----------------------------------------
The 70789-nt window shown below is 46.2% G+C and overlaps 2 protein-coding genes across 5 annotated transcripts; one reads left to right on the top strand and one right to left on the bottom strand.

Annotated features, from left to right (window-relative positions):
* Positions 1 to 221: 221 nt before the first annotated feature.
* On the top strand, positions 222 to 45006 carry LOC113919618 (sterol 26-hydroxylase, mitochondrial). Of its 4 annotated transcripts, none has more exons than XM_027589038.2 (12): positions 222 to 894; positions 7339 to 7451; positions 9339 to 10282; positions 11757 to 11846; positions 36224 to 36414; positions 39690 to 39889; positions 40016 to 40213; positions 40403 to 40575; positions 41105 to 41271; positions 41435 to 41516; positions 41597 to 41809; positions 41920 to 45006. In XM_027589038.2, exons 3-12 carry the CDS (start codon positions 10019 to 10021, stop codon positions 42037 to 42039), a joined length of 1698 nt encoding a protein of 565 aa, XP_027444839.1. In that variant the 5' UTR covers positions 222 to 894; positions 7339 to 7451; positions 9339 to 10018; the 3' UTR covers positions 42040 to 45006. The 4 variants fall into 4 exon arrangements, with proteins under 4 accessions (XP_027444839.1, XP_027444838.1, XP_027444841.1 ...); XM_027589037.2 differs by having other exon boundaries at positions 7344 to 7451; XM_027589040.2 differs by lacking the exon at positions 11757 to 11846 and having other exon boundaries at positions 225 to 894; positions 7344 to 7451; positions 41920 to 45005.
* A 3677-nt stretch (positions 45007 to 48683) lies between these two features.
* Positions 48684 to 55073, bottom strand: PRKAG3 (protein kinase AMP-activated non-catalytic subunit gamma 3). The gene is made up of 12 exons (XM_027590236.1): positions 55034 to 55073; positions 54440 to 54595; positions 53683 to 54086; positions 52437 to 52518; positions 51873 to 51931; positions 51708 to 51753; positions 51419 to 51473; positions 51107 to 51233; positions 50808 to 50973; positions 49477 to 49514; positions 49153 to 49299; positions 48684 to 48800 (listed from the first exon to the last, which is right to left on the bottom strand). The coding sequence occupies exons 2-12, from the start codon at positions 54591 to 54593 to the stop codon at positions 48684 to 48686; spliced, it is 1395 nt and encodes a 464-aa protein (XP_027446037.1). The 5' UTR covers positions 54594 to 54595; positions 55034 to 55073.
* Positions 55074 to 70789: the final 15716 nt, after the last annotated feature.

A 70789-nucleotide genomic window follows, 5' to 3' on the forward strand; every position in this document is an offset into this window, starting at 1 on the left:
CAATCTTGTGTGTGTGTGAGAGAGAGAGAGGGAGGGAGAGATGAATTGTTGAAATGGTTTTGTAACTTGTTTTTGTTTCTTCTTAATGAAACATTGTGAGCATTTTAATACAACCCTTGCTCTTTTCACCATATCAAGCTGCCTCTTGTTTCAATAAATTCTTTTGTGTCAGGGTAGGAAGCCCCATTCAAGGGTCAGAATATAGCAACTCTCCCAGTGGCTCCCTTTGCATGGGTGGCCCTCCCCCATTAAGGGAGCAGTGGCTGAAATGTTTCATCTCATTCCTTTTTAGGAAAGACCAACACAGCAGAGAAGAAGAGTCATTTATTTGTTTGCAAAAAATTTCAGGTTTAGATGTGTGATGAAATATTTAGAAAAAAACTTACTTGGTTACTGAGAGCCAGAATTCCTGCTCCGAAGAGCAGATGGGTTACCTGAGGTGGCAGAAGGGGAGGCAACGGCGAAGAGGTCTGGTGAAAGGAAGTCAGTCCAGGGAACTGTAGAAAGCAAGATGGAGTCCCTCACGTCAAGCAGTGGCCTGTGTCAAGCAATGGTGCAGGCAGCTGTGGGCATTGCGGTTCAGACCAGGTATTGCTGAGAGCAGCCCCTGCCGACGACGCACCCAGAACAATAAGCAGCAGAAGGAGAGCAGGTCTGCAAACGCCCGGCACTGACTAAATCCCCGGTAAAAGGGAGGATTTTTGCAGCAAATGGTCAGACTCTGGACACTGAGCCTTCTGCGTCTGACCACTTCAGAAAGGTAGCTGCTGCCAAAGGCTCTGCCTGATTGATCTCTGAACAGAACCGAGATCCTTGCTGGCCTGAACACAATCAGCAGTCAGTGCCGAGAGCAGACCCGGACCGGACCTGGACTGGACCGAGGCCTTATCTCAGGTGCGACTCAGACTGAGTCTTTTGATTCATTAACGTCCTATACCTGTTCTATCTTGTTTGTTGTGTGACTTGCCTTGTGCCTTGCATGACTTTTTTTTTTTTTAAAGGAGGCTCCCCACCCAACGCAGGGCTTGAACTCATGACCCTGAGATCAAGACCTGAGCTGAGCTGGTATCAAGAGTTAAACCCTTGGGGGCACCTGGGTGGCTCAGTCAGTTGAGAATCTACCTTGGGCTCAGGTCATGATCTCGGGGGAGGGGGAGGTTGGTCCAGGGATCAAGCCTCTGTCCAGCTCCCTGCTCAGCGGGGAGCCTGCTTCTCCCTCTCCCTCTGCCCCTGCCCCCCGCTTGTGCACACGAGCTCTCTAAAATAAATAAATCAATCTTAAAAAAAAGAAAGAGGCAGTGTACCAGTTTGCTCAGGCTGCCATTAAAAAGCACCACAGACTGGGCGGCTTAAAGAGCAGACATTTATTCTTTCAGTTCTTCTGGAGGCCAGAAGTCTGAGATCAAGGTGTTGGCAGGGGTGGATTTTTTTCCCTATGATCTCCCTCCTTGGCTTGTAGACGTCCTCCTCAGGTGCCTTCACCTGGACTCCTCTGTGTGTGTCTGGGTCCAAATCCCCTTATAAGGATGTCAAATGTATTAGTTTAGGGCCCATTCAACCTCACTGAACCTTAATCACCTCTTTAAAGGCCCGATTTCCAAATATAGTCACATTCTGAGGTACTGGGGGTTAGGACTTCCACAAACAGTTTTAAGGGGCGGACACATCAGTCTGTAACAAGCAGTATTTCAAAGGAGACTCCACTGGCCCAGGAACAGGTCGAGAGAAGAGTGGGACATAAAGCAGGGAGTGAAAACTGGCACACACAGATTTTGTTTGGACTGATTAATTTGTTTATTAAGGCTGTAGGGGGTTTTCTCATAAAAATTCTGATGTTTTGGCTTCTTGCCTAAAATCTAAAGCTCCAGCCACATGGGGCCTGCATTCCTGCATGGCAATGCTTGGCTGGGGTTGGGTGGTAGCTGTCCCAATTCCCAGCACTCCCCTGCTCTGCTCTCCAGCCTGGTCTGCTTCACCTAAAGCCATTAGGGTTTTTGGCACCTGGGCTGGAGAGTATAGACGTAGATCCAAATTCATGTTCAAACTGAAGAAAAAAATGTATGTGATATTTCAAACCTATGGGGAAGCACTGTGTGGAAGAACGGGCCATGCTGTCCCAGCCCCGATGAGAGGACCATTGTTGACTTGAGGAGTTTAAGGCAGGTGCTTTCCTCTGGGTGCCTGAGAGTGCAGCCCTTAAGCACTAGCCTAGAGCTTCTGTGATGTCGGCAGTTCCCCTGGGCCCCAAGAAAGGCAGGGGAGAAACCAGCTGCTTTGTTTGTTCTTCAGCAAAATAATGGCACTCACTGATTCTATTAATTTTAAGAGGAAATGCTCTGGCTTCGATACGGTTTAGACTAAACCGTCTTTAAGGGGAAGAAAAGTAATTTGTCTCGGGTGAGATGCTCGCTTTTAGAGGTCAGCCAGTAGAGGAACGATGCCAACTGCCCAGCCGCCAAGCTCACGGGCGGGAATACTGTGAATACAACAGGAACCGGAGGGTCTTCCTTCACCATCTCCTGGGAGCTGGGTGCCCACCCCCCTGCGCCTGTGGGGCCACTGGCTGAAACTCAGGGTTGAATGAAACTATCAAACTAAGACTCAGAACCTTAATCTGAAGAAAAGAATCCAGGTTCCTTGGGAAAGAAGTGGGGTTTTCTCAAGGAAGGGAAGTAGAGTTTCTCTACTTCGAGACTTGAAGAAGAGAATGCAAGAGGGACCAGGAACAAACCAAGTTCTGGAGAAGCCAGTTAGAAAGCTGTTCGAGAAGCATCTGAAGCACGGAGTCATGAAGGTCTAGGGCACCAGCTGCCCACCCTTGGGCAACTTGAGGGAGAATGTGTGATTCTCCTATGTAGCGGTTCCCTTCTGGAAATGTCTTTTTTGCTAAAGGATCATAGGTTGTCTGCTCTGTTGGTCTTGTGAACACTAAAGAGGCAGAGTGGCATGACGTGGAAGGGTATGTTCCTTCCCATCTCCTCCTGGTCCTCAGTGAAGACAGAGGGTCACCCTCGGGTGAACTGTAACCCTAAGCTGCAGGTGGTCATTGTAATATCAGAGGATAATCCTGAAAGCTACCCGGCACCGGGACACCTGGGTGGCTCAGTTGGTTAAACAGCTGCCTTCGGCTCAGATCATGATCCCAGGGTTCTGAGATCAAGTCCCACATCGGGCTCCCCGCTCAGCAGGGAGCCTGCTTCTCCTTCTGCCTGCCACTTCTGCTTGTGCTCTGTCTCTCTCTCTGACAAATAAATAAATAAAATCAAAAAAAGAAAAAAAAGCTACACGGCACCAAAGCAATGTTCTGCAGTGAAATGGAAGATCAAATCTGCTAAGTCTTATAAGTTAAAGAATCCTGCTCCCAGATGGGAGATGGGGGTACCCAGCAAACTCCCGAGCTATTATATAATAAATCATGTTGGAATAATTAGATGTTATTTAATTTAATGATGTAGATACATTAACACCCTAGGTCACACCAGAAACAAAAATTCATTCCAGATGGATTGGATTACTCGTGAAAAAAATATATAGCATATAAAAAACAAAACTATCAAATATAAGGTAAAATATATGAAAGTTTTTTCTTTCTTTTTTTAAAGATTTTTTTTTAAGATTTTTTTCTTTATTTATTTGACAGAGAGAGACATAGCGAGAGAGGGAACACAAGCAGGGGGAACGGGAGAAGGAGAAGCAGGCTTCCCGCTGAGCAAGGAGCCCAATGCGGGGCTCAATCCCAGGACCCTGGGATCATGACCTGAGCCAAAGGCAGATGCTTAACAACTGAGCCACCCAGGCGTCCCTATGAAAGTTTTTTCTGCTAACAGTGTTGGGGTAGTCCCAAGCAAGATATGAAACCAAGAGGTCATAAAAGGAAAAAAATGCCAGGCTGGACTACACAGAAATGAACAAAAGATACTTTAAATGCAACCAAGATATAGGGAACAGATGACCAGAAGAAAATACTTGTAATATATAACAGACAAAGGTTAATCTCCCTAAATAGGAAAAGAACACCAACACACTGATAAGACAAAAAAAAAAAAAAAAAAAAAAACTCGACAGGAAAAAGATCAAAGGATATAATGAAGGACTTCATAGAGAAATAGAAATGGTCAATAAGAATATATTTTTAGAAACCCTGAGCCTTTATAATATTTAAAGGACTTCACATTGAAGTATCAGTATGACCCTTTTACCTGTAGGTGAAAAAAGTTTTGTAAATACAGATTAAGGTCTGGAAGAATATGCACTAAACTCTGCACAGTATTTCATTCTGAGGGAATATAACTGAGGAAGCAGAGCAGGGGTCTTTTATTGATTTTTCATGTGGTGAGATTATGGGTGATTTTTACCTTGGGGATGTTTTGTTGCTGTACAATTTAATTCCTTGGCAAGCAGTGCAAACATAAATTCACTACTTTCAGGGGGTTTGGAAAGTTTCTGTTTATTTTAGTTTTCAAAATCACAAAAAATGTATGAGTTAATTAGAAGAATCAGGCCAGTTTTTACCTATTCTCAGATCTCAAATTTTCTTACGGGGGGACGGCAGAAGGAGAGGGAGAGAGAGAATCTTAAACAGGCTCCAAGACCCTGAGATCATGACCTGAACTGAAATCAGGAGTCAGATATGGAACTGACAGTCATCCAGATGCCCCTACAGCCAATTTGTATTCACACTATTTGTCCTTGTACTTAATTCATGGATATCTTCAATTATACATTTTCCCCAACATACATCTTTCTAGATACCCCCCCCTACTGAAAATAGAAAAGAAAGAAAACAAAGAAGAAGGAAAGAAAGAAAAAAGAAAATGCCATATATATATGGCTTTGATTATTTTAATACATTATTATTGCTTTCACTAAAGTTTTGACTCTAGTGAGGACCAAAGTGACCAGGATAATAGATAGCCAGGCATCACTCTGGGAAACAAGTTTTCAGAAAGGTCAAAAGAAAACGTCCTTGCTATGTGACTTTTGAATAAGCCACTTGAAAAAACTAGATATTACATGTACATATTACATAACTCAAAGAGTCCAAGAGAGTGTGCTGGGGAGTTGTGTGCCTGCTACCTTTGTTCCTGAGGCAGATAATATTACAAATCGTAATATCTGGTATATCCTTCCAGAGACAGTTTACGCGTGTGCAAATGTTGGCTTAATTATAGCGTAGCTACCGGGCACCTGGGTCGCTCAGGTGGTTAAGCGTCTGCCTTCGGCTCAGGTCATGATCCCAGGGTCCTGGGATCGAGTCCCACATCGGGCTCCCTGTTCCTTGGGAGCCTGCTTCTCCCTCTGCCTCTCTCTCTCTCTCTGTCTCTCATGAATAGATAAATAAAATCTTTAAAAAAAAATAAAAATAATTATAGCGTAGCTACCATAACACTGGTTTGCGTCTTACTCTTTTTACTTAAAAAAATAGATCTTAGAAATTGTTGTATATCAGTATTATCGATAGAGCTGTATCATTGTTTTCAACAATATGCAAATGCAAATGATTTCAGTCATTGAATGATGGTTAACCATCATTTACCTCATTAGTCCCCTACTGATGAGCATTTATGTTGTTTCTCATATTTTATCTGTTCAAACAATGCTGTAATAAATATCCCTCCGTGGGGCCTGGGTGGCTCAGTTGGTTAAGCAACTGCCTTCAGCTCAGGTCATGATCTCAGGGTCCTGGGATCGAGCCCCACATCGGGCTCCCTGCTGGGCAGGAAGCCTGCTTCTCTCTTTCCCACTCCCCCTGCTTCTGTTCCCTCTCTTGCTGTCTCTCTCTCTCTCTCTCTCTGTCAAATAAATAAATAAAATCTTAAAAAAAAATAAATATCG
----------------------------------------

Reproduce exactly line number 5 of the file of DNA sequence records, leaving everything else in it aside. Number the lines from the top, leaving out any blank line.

* A 3677-nt stretch (positions 45007 to 48683) lies between these two features.